Dictionary of National Biography, 1885-1900/Siddons, Henry
SIDDONS, HENRY (1774–1815), actor, born on 4 Oct. 1774, was the eldest child of Mrs. Sarah Siddons [q. v.], and received his schooling at the Charterhouse, being intended by his mother for the church. He, however, joined the Covent Garden company, and made his first appearance as Herman in a play called ‘Integrity,’ 8 Oct. 1801. His future wife, Harriet Murray (see below), played in the same piece. His mother withdrew any objections she originally had to his adoption of the profession of actor, and acted Lady Randolph to his Douglas on 21 May 1802, on the occasion of his benefit. He married on 22 June 1802 (see below), and remained a member of the Covent Garden Theatre until the spring of 1805. On 21 Sept. 1805 he made his first appearance at Drury Lane, playing Prince of Wales to Elliston's Hotspur in ‘Henry IV.’ On 7 Oct. he appeared as Romeo, and on the following evening as Sir G. Touchwood in the ‘Belle's Stratagem.’ During his stay at Drury Lane he played a variety of good parts, including Banquo, Jaffier, George Barnwell, Douglas (in ‘Percy’), Claudio (in ‘Much Ado’), Rolla, and terminated his connection with the London stage at the close of the season 1808–9. Largely through Sir Walter Scott's influence, he then secured the Edinburgh patent, and opened there on 14 Nov. 1809 with the ‘Honeymoon,’ in which he played the Duke; his wife appeared as Juliana.
On starting his managerial career, Siddons aimed at producing plays with greater efficiency in all directions than had hitherto characterised the Edinburgh Theatre. In this effort he was encouraged by Scott, who frequently wrote strongly in his praise. Miss Joanna Baillie's ‘Family Legend’ was produced by Siddons on 29 Jan. 1810, and Scott, in his letters to the authoress, highly commended Siddons's share in the production. On 15 Jan. 1811 Siddons produced the ‘Lady of the Lake,’ an adaptation Scott affected to sneer at, but he took much interest in its preparation. Fitzjames was played by Siddons. But he was fighting an uphill battle, and lost much money. He died at Edinburgh on 12 April 1815.
Siddons's merits as an actor were imperfectly recognised during his lifetime. Scott and a few other good judges formed a high opinion of his ability, but his reputation suffered in the public regard from constant comparison with the commanding genius of his relatives, the Kembles. He adapted from a work by Engel ‘Illustrations of Gesture and Action,’ 1807, and also wrote some plays of no particular merit. Of one, ‘The Friend of the Family,’ Scott wrote, ‘Siddons's play was truly flat, but not unprofitable.’ Other pieces by him were ‘Time's a Tell-tale,’ and ‘Tale of Terror, or a Castle without a Spectre’ (produced at Covent Garden on 12 May 1803).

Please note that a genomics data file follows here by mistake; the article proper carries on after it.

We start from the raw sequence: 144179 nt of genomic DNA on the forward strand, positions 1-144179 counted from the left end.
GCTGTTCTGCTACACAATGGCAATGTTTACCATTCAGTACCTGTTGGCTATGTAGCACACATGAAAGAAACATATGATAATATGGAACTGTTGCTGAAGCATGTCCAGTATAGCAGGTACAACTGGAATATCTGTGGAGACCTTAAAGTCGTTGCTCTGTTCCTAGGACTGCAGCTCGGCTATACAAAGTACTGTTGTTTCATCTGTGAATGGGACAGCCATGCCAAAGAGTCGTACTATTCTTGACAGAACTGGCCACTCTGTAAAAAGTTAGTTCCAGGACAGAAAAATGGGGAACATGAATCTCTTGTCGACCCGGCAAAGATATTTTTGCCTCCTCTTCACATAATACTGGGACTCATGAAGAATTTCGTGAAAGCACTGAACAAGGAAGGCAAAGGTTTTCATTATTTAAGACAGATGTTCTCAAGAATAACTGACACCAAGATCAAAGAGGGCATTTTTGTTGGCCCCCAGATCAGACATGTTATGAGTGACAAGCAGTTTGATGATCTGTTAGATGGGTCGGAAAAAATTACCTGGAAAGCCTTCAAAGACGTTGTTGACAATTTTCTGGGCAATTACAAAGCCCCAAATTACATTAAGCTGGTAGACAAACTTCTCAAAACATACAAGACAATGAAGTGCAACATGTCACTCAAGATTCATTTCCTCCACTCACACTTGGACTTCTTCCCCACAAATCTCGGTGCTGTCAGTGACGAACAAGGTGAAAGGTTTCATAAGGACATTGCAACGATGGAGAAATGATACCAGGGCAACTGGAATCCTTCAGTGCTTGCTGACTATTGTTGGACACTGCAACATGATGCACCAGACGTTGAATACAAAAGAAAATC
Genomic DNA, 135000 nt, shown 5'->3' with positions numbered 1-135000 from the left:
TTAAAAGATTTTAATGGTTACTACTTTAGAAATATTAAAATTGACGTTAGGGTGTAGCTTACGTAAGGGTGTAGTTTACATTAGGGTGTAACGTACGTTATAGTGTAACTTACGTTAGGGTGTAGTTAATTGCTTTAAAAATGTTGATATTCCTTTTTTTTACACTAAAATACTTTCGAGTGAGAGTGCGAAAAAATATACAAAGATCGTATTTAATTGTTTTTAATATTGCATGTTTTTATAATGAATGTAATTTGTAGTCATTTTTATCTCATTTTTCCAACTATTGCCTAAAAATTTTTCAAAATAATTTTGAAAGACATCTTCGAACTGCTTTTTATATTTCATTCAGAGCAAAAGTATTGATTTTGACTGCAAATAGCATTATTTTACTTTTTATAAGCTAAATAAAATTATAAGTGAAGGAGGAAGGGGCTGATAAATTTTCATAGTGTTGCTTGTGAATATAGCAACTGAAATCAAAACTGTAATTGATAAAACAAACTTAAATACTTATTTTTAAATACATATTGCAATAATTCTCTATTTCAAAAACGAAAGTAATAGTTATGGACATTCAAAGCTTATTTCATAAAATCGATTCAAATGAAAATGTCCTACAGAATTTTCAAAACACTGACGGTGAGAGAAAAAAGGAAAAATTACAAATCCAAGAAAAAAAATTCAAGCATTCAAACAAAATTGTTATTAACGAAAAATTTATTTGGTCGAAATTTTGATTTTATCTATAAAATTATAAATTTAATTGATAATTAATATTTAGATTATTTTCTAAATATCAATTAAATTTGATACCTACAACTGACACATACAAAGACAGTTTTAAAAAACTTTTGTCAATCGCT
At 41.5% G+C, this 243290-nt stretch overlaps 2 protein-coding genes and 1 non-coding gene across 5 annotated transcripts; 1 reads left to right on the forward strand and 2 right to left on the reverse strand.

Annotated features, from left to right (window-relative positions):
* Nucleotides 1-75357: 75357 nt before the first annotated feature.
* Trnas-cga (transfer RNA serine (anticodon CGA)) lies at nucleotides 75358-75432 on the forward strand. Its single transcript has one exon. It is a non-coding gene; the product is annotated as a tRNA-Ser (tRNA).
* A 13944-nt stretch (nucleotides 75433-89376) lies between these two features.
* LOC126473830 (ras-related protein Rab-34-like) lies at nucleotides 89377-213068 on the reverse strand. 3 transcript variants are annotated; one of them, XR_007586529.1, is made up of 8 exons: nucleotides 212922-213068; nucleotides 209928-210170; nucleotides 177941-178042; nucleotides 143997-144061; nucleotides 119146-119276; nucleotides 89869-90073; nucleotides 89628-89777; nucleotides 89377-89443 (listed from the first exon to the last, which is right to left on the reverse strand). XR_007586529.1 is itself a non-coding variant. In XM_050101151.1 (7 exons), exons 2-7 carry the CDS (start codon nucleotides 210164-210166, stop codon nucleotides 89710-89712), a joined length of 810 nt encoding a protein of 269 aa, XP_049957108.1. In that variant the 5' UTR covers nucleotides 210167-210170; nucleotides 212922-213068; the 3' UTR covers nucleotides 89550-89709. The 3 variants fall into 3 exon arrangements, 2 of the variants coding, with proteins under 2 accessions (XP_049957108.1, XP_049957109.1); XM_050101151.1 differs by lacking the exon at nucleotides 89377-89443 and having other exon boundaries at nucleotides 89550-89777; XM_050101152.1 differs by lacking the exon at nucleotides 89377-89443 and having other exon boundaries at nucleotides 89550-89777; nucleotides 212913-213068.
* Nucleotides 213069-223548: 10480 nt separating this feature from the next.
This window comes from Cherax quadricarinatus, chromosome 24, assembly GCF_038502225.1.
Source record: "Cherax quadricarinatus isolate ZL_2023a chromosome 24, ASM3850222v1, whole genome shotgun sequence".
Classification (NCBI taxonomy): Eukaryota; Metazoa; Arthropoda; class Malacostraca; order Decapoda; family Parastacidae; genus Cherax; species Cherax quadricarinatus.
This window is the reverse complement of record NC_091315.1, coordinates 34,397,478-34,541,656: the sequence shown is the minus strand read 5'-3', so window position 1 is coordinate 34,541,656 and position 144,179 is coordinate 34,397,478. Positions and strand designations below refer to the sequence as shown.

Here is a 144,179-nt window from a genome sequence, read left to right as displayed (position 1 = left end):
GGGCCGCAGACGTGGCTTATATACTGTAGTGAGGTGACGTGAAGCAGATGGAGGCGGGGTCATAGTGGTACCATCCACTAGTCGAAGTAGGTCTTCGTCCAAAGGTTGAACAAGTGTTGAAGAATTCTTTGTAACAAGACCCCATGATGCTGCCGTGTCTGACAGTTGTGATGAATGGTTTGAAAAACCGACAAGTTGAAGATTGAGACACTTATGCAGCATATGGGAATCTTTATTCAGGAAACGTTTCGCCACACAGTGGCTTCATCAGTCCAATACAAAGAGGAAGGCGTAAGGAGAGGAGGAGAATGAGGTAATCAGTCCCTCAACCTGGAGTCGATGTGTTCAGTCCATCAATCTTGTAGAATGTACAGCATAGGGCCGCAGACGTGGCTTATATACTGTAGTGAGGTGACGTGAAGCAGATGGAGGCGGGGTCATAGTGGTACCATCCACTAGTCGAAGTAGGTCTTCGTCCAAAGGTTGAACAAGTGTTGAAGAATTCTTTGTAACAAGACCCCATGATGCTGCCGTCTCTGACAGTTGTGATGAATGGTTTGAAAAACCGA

Harriet Siddons (1783–1844), wife of the above, born in 1783, was a daughter of Charles Murray (1754–1821) [q. v.] As a young child she appeared at Bath as Prince Arthur on 1 July 1793. Her first London appearance was at Covent Garden as Perdita (‘Winter's Tale’), 12 May 1798. She remained at that theatre until the summer of 1805, when she joined the Drury Lane company, together with her husband. She left it with him in 1809. At Covent Garden she played with success a large range of parts, such as Rosalind, Viola, Lady Townly, Lucy Ashton, Desdemona, Beatrice, Portia, Lady Teazle, and Miss Hardcastle. At Drury Lane on 24 Sept. 1805 she was Juliet to Elliston's Romeo. After moving to Edinburgh, she devoted herself to helping her husband in his managerial work, which from the first proved to be too arduous for him. In 1814 the Drury Lane management made her a tempting offer to play leading female parts to Kean; she, however, declined it. When Siddons died the affairs of the Edinburgh Theatre were in a bad condition, but, with quiet determination and the unremitting assistance of her brother, William Henry Murray [q. v.], she continued to steer clear of all difficulties, and eventually was able to retire, at the end of her twenty-one years' lease of the theatre, with a competence. The turning point in the fortunes of the house had been the production on 15 Feb. 1819 of ‘Rob Roy,’ in which Mackay made a great hit as the Bailie. When the same piece was played by royal command before George IV, on the occasion of his visit to Scotland, Mrs. Siddons played, for that night only, the part of Diana Vernon. Mrs. Siddons's farewell benefit took place on 29 March 1830. Sir Walter Scott wrote for the occasion an address which she delivered. She died on 2 Nov. 1844. She was highly esteemed both in private and in public life, and surrounded herself with friends in the highest circles of society in the Scottish capital. Her portrait, by John Wood, is in the National Portrait Gallery, Edinburgh.[Genest's History of the Drama and Stage; J. C. Dibdin's Annals of the Edinburgh Stage; playbills and other private information.]